To get the free app, enter your email address or mobile phone number.
The Functional Approach to Programming 1st Edition
Use the Amazon App to scan ISBNs and compare prices.
Frequently Bought Together
Customers Who Bought This Item Also Bought
More About the Author
Top Customer Reviews
The language of choice (CAML) used in this book requires some effort to learn. Certain elements of its syntax are non-obvious, and the internal type checking can be irritating until you learn that the rigorous checks result in safer programs. (An interesting side-note is that OCaml, compiled to native code, is in most cases very nearly identical in speed to straight C. Visit [...] for details).
This is not an easy book. I found myself flipping to prior chapters to reread sections that I thought I understood on the first pass, but had not. This is no fault of the author, but rather the of the unfamiliar nature of the territory covered.
This book covers a lot of ground. As the other reviewer indicates, if you liked SICP, you will like this book. It covers a lot of the same ground, and provides an excellent grounding in various data structures and so forth.
One final note. Although the book is a translation from French, I found the english to be perfect. There were no slips into incorrect syntax or confusing idioms. My hat's off to the editor/translator.
I've read "Structure and Interpretation of Computer Programs" (SICP), and like many others found it one among the best if not *the best* computerbook I've ever read. I think that "The Functional Approach to Programming" differs a lot from SICP. This is not to say, that it's bad, rather that I think it's very different from SICP. Its focus is much more on semantics (ML of course, not Scheme), correctness (in the scientific sense) and algorithms.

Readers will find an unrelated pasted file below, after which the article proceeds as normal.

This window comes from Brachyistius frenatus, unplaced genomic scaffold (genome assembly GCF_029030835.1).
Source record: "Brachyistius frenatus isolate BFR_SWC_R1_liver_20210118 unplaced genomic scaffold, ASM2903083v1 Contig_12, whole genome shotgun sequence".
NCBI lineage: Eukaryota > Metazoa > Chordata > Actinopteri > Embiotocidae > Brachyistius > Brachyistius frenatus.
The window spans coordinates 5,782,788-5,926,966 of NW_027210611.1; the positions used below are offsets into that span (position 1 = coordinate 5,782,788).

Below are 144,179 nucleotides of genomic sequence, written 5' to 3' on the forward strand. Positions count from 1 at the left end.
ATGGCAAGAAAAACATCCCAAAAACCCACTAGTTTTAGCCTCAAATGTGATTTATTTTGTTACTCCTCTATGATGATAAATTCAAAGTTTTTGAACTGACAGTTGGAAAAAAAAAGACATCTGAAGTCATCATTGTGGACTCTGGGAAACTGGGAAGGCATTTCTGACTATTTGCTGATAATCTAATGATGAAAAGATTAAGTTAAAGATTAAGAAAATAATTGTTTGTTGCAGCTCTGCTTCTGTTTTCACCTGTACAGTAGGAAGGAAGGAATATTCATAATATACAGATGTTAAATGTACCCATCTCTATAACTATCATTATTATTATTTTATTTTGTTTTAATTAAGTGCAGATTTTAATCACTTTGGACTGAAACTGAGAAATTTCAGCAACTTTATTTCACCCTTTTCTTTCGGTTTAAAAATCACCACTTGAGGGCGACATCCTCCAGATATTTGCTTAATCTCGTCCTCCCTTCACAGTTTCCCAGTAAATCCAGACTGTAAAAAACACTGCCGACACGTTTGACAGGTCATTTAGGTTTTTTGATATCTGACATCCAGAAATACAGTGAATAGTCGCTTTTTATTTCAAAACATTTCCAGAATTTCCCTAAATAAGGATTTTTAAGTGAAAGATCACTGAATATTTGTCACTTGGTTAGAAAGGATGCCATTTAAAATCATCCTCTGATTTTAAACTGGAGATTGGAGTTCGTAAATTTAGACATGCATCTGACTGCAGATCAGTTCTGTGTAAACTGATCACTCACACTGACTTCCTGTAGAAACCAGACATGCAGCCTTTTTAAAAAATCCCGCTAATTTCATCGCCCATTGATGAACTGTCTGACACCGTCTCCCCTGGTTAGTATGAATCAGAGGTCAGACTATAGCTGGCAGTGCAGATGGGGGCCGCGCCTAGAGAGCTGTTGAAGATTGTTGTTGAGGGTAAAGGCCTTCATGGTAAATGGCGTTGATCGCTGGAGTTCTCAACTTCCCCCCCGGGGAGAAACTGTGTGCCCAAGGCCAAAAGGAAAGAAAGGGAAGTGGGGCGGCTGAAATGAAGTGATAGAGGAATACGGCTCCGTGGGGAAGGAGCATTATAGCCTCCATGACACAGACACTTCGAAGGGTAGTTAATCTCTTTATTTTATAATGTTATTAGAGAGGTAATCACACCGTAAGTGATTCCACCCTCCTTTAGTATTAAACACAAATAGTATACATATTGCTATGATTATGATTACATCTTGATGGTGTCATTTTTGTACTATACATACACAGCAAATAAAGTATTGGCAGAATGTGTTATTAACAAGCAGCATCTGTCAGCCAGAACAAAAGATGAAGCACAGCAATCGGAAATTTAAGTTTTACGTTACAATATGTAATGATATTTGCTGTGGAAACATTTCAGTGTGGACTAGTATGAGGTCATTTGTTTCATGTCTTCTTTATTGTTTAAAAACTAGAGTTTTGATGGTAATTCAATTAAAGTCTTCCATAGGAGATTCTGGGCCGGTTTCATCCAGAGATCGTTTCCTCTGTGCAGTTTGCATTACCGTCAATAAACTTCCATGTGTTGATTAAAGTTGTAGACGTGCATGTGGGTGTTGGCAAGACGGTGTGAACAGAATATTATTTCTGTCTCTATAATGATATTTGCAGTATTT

It offers plenty on the functional approach to implementing algorithms like trees and sets. The semantics are elaborated in a clear and concise style, that I've been able to track even though I have no degree in computer science at all (I'm just an auto didact from "the street").
For someone not familiar with functional programming like me, I find this very good. I have a background in C, Java, C++ moving toward more highlevel languages like Scheme, Lisp, Ruby, SmallTalk and Python in the latter years.
It is very succinct with plenty of code examples like SICP. The code doesn't fill too much, since the functional style is a lot shorter for solving complex problems than the equavalent imperative program examples I've seen in C++ and Java. The focus is on the scientific correct thing to do, rather than a more ad hoc focus on "best practices" giving way to a more firm ground for choosing style and algorithms to solve a particular problem. The "best practices" are there of course, but in a transparent way, like small paradigms of code (somewhat like Peter Norvig's "Paradigms of Artificial Intelligence Programming - Case Studies in Common Lisp").Read more ›
The book contains three parts:
(I) Basic principles
`Basic principles starts' from the beginning and has in principle very little assumptions of further knowledge. The style is as elegant as in one of the great French mathematics books. In `Applications' one has the litmus test of understanding. Here the authors use the full power of the concepts demonstrated in the first part. It is dense, elegant and with very little redundancy. The last past gives you some ideas how CAML itself can be implemented.